In his second issue, Brooks contends the trial court committed reversible error by granting summary judgment because Wells Fargo did not support the motion with an affidavit as to the veracity and truthfulness of its evidence. In essence, Brooks asserts that all of Wells Fargo's evidence was inadmissible, and thus, cannot support a summary judgment. Affidavits are just one form of evidence that is admissible to support a motion for summary judgment. A defendant may move with or without supporting affidavits for a summary judgment in his favor. TEX. R. CIV. P. 166a(b).
Rather than support its motion for summary judgment with an affidavit, Wells Fargo submitted certified copies of public records concerning the Property.1 Under the rules of evidence, certified copies of public records are self-authenticating and do not require extrinsic evidence of authenticity, such as an affidavit, in order to be admitted. TEX. R. EVID. 902(4). Public records, such as those offered by Wells Fargo, are excepted from the rule against hearsay. TEX. R. EVID. 803(8). Accordingly, we resolve Brooks' second issue against him.
II. Summary Judgment
In his third and fourth issues, Brooks challenges the summary judgment, claiming a question of fact exists and Wells Fargo cannot show superior title to the Property. Wells Fargo filed both traditional and no-evidence motions for summary judgment. When a party files both grounds for summary judgment, we must uphold the summary judgment if it can be sustained under either method. Ketter v. ESC Med. Sys., Inc., 169 S.W.3d 791, 799 n.3 (Tex. App.—Dallas 2005, no pet.). Although when both no-evidence and traditional summary judgment motions are filed we usually address the no-evidence motion first, see Ford Motor Co. v. Ridgway, 135 S.W.3d 598, 600 (Tex. 2004), here we will review the propriety of granting the traditional summary judgment first because it is dispositive. See TEX. R. APP. P. 47.1.
We review a trial court's granting of summary judgment de novo. Valence Operating Co. v. Dorsett, 164 S.W.3d 656, 661 (Tex. 2005). A traditional summary judgment motion may be granted when “there is no genuine issue as to any material fact and the moving party is entitled to judgment as a matter of law.” TEX. R. CIV. P. 166a(c); Tex. Commerce Bank, N.A. v. Grizzle, 96 S.W.3d 240, 252 (Tex. 2002). “A defendant who conclusively negates at least one of the essential elements of the plaintiff's cause of action is entitled to summary judgment.” Little v. Tex. Dep't of Criminal Justice, 148 S.W.3d 374, 381 (Tex. 2004) (citing Randall's Food Mkts., Inc. v. Johnson, 891 S.W.2d 640, 644 (Tex. 1995). In a suit to quiet title, the plaintiff must show: (1) that he has a right of ownership; and (2) that the adverse claimant has an invalid claim to the property. Wilner v. Deutsche Bank Nat. Trust Co., No. 02-11-00287-CV, 2012 WL 6632508, at *3 (Tex. App.—Fort Worth Dec. 21, 2012, no pet.)(mem. op.). We must now determine whether Wells Fargo conclusively negated either Brooks' right to ownership of the Property, or any assertion that its claim of ownership is invalid.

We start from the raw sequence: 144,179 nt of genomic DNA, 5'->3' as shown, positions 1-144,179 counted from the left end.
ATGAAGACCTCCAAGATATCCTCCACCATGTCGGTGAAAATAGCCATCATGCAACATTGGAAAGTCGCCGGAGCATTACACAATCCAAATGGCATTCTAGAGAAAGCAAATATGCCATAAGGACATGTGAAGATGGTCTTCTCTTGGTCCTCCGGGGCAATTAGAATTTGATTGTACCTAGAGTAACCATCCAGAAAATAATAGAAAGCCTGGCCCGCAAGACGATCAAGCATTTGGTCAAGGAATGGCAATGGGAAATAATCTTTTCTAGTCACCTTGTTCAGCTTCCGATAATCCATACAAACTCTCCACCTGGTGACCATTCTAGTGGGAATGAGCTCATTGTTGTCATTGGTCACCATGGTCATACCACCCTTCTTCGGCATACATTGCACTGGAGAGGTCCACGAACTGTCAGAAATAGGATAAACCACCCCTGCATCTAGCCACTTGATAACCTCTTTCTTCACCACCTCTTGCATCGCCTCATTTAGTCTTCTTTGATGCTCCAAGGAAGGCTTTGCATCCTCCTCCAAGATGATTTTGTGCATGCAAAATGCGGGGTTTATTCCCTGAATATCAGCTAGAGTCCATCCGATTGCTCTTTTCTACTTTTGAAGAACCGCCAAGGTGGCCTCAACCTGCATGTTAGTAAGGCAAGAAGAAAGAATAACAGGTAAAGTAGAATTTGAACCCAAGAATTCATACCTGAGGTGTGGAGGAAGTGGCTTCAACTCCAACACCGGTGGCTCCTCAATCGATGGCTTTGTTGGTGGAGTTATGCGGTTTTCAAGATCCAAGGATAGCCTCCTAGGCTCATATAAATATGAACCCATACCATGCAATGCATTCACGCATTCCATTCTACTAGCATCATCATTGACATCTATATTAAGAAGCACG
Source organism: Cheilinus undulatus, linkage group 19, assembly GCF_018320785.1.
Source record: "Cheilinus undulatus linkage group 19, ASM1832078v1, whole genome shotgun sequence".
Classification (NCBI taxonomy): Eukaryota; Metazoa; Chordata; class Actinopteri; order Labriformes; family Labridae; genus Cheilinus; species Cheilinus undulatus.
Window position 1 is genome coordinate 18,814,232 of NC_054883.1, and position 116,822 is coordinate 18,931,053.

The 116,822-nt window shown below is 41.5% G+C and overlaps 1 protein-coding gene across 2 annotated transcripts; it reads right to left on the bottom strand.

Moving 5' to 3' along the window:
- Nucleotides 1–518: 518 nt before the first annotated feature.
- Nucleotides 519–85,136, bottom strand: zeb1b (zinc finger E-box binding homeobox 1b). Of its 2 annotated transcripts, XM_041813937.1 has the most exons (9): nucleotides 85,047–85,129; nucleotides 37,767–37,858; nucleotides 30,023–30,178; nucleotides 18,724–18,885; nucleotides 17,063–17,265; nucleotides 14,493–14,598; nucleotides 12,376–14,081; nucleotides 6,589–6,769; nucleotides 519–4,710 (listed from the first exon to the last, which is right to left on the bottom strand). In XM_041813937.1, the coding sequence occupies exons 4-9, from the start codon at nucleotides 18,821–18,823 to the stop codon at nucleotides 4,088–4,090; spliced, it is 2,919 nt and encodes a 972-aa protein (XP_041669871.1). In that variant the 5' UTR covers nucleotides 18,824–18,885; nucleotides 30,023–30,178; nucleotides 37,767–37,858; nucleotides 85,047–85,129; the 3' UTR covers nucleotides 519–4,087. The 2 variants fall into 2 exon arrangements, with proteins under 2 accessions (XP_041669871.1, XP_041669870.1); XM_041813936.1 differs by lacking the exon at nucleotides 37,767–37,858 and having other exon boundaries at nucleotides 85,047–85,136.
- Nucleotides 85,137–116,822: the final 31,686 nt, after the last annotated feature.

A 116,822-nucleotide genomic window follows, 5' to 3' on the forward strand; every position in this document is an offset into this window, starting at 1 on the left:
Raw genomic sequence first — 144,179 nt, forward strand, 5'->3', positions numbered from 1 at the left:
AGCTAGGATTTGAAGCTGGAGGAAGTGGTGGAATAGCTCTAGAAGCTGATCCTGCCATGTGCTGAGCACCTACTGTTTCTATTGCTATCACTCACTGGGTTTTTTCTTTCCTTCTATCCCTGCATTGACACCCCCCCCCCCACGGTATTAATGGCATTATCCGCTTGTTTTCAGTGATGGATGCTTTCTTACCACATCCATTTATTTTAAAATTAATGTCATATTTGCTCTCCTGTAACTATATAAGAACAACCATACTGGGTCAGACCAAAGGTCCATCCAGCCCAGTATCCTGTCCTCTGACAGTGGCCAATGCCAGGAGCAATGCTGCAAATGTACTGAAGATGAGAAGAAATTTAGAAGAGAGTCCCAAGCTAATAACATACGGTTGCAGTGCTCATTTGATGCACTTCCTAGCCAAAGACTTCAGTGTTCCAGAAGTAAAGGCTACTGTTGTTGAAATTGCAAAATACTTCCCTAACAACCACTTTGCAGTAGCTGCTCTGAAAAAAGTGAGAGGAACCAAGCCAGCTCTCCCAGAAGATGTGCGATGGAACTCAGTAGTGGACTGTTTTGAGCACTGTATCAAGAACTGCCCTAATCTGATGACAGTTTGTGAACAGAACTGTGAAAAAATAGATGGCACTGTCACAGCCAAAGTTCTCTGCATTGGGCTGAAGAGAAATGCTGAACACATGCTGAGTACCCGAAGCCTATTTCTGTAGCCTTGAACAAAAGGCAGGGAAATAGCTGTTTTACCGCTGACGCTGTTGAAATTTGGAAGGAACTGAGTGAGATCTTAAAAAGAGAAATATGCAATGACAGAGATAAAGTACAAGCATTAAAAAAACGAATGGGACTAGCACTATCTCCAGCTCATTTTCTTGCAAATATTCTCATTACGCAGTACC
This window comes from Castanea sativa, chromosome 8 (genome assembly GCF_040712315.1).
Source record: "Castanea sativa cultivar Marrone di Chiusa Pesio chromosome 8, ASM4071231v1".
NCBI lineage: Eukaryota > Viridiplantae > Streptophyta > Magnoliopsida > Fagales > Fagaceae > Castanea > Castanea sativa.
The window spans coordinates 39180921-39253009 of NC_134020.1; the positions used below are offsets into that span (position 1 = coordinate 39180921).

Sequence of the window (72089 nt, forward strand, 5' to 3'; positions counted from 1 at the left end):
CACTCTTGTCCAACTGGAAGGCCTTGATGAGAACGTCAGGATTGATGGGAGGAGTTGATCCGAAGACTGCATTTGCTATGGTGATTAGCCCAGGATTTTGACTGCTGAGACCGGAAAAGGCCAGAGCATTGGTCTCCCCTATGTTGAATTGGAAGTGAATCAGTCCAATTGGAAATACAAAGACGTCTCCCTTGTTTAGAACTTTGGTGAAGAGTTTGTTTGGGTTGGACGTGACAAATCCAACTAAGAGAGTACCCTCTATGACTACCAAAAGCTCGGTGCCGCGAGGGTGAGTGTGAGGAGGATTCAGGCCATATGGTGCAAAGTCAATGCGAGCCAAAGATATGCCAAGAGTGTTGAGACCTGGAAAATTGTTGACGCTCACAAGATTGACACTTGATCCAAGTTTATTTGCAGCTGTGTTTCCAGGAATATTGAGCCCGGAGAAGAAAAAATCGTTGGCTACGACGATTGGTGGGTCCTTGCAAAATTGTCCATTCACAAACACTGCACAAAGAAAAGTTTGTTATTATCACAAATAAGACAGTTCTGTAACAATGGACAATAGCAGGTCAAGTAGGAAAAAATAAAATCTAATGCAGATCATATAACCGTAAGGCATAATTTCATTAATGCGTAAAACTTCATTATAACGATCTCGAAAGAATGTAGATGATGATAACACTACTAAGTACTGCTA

In support of its traditional motion for summary judgment, Wells Fargo submitted certified copies of: (1) the warranty deed conveying the Property to Brooks; (2) the quitclaim deed conveying any right, title, and interest Brooks had in the Property back to Brooks' mother; (3) the home equity security instrument executed by Brooks' mother; (4) the corrected substitute trustee's deed conveying the Property to T.R. Taylor, Inc.; (5) the warranty deed from T.R. Taylor, Inc. to Sheffield; (6) the deed of trust executed by Sheffield in connection with his purchase of the Property; (7) the justice court's judgment awarding Brooks possession of the Property; (8) the mortgage executed by Brooks after he obtained the judgment of possession; (9) the substituted trustee's deed conveying the Property to WAMU; (10) the justice Court's judgment awarding WAMU possession of the Property; (11) the appeal bond Brooks filed to appeal the justice court's decision; (12) the register of actions for the appeal of the justice court's judgment in favor of WAMU to the county court at law; (13) the docket sheet for the suit WAMU filed against Brooks in the district court; (14) the corporate assignment of deed of trust conveying the deed of trust executed by Sheffield in favor of Summit Mortgage Corporation, that was subsequently transferred and assigned to WAMU, to Wells Fargo; and (15) the warranty deed conveying the Property to Wells Fargo. In addition, Wells Fargo submitted an uncertified copy of the forcible detainer petition it filed against Sheffield and all other occupants.
In response to Wells Fargo's no-evidence and traditional summary judgment motions, Brooks submitted: (1) the warranty deed from his mother; (2) the justice court's judgment awarding him possession of the Property as against Sheffield; (3) the mortgage he executed after obtaining the judgment for possession, along with a voluntary designation of homestead, and an affidavit and agreement; (4) a report from TETRS, LLC to his lender concerning the Property; (5) the order closing the district court case WAMU filed against Brooks; (6) the county court at law's order abating Brooks' appeal of the justice court's judgment in favor of WAMU; (7) the order dismissing WAMU's district court case for want of jurisdiction due to the FDIC's seizure of its assets; (8) the memorandum opinion and order of the United States District Court, Dallas Division, remanding the case to the trial court after Wells Fargo removed the case to federal court; (9) a motion for dismissal without prejudice of a justice court eviction case WAMU, its successors and assigns, maintained against Sheffield and the occupants; and (10) the district court's order sustaining Wells Fargo's plea to the jurisdiction in this case.